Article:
Center for Mind, Brain, and Culture

Emotions Conference (2 of 20)| Stephan Hamann | Neuroscience Perspectives on Psychological Theories of Emotion

Episode Summary

Emotions Conference (2 of 20) | Stephan Hamann | Neuroscience Perspectives on Psychological Theories of Emotion

Episode Notes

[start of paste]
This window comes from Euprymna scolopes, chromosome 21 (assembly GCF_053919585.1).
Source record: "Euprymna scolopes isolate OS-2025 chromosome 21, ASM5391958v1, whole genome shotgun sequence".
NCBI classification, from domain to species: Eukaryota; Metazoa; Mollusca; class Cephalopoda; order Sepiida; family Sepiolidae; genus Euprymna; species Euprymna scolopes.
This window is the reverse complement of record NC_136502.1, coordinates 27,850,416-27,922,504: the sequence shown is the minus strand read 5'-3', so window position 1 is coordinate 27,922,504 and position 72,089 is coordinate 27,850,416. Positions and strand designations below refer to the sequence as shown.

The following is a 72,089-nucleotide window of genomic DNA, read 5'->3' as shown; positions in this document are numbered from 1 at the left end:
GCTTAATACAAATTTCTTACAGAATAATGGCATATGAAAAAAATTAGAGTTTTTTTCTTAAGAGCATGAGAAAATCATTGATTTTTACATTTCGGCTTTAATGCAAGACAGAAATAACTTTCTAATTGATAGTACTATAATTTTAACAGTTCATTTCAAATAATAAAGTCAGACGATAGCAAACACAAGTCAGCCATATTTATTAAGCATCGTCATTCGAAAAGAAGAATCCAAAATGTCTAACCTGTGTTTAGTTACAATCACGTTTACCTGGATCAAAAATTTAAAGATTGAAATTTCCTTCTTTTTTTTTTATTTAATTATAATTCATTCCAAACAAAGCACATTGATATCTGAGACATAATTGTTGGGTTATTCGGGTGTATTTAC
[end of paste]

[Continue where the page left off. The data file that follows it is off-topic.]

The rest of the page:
Neuroimaging and other neuroscience approaches have generated a wealth of new findings about the brain correlates of emotion, for example, changes in brain activity patterns corresponding to variations in emotion intensity and type. Such evidence is playing an increasingly important role in debates about the nature and organization of emotion, for example, whether emotions are best represented by a discrete set of emotions such as fear and anger, and the extent to which dedicated, evolutionarily-shaped neural circuits exist for emotion. The talk will focus on exploring new perspectives that neuroimaging has provided on the brain basis of human emotion and psychological emotion theories. Emotion views which propose that individual emotions or affective dimensions map directly onto the function of specific brain regions have long been influential in neuroscience and psychology, yet there is mounting neuroscience evidence that such one-to-one correspondences between structure and function are illusory and that emotions arise from the complex interactions of multiple brain regions. Neuroimaging findings provide clues about how these distributed brain representations create different emotions and how emotion states can be decoded from patterns of brain activity. Key implications of these findings for existing psychological theories of emotion will be discussed, as well as the need to corroborate correlational neuroimaging findings with other approaches that experimentally manipulate brain activity and structure. (February 11, 2016)